Dentures are a reservoir for respiratory pathogens

O'Donnell, L. E. et al. (2016) Dentures are a reservoir for respiratory pathogens. Journal of Prosthodontics, 25(2), pp. 99-104. (doi: 10.1111/jopr.12342) (PMID:26260391)

108835.pdf - Accepted Version



Purpose Recent studies have established a relationship between dental plaque and pulmonary infection, particularly in elderly individuals. Given that approximately one in five adults in the UK currently wears a denture, there remains a gap in our understanding of the direct implications of denture plaque on systemic health. The aim of this study was to undertake a comprehensive evaluation of putative respiratory pathogens residing upon dentures using a targeted quantitative molecular approach. Materials and Methods One hundred and thirty patients’ dentures were sonicated to remove denture plaque biofilm from the surface. DNA was extracted from the samples and was assessed for the presence of respiratory pathogens by qunatitative polymerase chain reaction (qPCR). Ct values were then used to approximate the number of corresponding colony forming equivalents (CFEs) based on standard curves. Results Of the dentures, 64.6% were colonized by known respiratory pathogens. Six species were identified: Streptococcus aureus, Streptococcus pneumoniae, Pseudomonas aeruginosa, Haemophilus influenzae B, Streptococcus pyogenes, and Moraxella catarrhalis. P. aeruginosa was the most abundant species followed by S. pneumoniae and S. aureus in terms of average CFE and overall proportion of denture plaque. Of the participants, 37% suffered from denture stomatitis; however, there were no significant differences in the prevalence of respiratory pathogens on dentures between healthy and inflamed mouths. Conclusions Our findings indicate that dentures can act as a reservoir for potential respiratory pathogens in the oral cavity, thus increasing the theoretical risk of developing aspiration pneumonia. Implementation of routine denture hygiene practices could help to reduce the risk of respiratory infection among the elderly population.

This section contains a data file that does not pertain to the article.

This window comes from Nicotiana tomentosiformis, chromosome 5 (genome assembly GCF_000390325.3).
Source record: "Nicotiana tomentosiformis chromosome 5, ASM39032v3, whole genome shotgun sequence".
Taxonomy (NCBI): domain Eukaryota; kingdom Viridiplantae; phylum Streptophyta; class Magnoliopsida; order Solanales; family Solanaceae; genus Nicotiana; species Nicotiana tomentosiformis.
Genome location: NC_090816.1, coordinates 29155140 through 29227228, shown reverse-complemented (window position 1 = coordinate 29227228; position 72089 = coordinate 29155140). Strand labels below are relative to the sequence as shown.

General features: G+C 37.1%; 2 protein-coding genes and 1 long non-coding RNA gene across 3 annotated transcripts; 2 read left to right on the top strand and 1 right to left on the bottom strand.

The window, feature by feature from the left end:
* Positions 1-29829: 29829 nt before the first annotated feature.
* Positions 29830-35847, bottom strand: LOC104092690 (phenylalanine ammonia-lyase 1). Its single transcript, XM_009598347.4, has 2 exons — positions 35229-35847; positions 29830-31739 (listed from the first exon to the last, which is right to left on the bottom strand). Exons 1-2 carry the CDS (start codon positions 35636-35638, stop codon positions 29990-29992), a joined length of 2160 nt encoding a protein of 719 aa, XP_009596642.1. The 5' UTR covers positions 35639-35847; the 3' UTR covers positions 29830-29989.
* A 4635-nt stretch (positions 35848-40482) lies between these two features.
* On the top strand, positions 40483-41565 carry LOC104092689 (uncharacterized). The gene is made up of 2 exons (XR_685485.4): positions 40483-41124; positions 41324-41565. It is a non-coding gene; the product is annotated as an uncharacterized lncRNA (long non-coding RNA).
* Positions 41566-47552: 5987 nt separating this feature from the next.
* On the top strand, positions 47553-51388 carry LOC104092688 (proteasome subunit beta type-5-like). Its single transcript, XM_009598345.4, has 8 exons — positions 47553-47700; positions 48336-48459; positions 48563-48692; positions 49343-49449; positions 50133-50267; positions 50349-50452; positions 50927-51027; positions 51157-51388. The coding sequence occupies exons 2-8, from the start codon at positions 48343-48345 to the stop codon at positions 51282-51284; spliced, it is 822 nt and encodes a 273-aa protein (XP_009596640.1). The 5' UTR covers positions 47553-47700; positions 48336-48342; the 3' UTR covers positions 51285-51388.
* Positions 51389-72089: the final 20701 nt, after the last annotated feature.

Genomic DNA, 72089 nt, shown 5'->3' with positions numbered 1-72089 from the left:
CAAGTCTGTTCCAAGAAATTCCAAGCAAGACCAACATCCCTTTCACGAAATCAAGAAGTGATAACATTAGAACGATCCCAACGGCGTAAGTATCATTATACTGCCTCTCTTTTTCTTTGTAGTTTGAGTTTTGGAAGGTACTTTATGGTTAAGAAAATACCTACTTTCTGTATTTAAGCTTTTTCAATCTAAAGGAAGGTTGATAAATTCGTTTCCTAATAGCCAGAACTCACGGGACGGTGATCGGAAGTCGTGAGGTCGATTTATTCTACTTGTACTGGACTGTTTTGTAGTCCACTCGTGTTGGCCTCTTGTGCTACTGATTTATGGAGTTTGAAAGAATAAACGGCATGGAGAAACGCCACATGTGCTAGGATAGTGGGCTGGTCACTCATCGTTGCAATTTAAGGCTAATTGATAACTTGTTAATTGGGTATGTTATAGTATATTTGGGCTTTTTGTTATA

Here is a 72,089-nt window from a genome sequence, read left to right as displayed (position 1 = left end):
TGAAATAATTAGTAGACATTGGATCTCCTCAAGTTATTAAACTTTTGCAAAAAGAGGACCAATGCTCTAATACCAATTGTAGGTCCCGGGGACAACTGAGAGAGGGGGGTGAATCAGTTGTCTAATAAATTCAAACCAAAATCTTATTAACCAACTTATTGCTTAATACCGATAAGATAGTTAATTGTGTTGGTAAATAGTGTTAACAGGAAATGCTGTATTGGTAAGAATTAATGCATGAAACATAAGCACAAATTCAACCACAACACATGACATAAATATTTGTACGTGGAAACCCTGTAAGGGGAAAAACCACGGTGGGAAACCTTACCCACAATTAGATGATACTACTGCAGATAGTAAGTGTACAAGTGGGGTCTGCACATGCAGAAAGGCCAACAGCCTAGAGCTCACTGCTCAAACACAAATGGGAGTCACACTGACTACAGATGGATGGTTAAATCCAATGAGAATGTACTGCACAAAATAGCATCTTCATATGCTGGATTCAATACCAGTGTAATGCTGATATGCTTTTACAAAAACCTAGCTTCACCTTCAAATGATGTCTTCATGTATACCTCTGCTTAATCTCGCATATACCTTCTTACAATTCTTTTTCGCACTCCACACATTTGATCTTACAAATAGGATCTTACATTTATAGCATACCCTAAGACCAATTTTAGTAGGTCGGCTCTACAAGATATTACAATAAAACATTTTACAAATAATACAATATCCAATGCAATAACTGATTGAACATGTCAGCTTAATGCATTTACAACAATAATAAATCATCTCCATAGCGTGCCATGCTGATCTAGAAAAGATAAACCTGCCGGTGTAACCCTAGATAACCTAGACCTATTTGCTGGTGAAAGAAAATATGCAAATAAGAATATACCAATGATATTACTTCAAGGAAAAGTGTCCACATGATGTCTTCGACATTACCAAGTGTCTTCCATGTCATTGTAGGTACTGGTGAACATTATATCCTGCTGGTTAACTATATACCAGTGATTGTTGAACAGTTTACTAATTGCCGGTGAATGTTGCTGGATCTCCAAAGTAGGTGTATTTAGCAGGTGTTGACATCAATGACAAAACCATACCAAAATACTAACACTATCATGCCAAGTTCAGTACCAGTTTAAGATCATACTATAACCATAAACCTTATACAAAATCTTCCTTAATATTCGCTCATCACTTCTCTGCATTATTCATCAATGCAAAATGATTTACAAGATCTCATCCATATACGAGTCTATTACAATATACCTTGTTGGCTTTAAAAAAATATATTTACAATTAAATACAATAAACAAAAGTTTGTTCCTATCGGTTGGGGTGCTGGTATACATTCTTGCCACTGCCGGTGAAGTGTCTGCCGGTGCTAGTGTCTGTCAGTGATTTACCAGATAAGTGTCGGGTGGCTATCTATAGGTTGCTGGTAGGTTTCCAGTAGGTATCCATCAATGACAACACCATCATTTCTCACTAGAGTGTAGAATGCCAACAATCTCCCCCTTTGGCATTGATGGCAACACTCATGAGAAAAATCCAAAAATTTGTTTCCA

Item Type:Articles
Glasgow Author(s) Enlighten ID:Bagg, Professor Jeremy and Lappin, Dr David and Ramage, Professor Gordon and Robertson, Mr Douglas and Harper, Dr Victoria and Nile, Dr Christopher
Authors: O'Donnell, L. E., Smith, K., Williams, C., Nile, C. J., Lappin, D. F., Bradshaw, D., Lambert, M., Robertson, D. P., Bagg, J., Hannah, V., and Ramage, G.
College/School:College of Medical Veterinary and Life Sciences > School of Medicine, Dentistry & Nursing > Dental School
Journal Name:Journal of Prosthodontics
ISSN (Online):1532-849X
Published Online:10 August 2015
Copyright Holders:Copyright © 2015 American College of Prosthodontists
First Published:First published in Journal of Prosthodontics 25(2): 99-104
Publisher Policy:Reproduced in accordance with the copyright policy of the publisher

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